A page from the "Poetry through the Ages" exhibit...

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Two touchstones.

Hundreds of ancient and antiquated forms of poetry live today, but many others failed to survive centuries of pestilence, wars, scourges, conquerors, and repressions that laid cultural treasures to waste. Of the forms that survived, chain verse stands as one of the most obscure, for the simple reason that very few examples exist. Virtually every poetry anthology compiled during the past two centuries describes the form, then cites but two examples: an anonymous French poem translated in 1773, and John Byrom’s Untitled.

John Byrom
John Byrom wrote one of the two examples cited for chain verse.
Middle Ages
Chain verse emerged during the Middle Ages, most likely within old France’s poetic tradition.

Vehicle of disguise.

Scholars agree that chain verse emerged during the Middle Ages, most likely within old France’s fertile Provencal poetic tradition. The poets of Provence were equally adroit spoken-word presenters and writers, with much of their spoken-word performed in troubadour fashion as they traveled from town to town to deliver news, music, and poetry. Often, they disguised the news within poetic verse to allay suspicions of the ever-present Crusaders. Perhaps chain verse, with its catchy repetition between the end of one line and beginning of another, served to hold listeners’ attention. It certainly provided entertainment.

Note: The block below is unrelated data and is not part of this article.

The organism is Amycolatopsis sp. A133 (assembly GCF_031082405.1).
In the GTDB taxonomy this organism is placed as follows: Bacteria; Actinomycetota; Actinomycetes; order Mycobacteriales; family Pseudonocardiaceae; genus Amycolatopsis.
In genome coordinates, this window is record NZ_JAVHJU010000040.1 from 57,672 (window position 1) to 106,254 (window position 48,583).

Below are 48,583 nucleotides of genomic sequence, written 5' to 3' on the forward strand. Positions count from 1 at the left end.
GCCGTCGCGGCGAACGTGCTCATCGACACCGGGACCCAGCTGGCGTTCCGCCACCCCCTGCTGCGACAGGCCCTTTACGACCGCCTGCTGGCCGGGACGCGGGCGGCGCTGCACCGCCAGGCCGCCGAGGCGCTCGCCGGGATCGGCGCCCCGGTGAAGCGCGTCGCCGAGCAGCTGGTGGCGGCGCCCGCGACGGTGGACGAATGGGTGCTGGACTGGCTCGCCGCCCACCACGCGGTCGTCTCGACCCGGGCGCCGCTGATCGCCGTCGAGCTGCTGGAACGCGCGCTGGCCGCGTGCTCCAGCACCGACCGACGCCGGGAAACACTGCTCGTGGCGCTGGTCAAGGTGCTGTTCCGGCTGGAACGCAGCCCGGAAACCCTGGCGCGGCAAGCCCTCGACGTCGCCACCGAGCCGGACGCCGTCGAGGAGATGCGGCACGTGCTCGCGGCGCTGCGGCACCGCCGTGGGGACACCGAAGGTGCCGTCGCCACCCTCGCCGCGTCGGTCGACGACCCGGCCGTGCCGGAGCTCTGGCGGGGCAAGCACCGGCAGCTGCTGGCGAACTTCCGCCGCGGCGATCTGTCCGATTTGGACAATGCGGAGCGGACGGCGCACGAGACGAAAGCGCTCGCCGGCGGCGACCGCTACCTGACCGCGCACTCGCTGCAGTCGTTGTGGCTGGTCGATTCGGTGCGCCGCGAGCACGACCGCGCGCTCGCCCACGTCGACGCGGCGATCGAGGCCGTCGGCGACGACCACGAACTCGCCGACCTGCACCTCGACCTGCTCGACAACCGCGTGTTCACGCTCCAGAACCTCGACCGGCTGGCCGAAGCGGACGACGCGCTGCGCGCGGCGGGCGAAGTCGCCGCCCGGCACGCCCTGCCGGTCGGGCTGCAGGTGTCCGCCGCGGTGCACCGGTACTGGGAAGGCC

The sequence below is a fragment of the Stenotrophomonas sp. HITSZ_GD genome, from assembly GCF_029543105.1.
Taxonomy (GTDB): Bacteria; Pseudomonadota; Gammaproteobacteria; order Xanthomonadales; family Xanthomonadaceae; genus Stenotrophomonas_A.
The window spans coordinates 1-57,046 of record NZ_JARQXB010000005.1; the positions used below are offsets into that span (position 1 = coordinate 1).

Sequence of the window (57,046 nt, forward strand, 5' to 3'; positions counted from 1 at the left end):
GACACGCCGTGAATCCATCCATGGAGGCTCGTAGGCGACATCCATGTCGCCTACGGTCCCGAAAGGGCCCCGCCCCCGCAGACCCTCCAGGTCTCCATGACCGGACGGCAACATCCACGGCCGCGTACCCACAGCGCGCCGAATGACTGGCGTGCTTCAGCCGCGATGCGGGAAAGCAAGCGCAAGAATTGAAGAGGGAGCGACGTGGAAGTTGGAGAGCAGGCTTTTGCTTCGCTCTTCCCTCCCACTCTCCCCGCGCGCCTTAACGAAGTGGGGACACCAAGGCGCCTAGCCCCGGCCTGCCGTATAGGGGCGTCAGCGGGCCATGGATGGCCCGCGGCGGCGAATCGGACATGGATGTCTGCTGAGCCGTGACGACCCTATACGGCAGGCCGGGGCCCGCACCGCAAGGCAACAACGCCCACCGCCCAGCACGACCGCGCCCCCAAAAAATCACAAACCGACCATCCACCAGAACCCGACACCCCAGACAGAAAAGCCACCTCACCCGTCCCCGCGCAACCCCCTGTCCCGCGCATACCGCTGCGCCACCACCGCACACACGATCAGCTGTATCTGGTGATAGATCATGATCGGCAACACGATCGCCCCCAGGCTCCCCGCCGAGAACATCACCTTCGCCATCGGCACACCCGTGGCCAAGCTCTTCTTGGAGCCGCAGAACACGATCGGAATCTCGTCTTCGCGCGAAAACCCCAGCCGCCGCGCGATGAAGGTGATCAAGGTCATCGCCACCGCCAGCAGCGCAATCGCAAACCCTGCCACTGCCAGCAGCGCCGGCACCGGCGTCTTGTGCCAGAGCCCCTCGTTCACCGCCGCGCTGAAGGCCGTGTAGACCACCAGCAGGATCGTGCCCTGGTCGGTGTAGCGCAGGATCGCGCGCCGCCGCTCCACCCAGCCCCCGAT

Forms of repetition.

Given chain verse’s structure and wordplay, it’s perplexing that the form didn’t become more popular. Two known forms emerged: one repeats the last word or last syllable of a line with the first word or syllable of the next line, and the other repeats the last line of each stanza with the first line of the following stanza.

Influenced many poetry forms
The repetition inherent in chain verse indirectly influenced many other forms of poetry.

Widespread influence.

Chain verse enjoys a more colorful history as an influence on well-known poetic forms, adding to its mystery as a tap root of sorts. Chain verse indirectly influenced the development of triolet, rondeau, and villanelle, all of which repeat lines within stanzas, and contain rime riche, or identical rhyme, in which accented vowels and the consonants preceding them sound identical. Beginning in the 13th century, all four of these forms were well-practiced by Italian, German, French, English, and American poets. In addition, all have enjoyed revivals among groups of poets in the 20th and 21st centuries, particularly college students and New Formalist poets.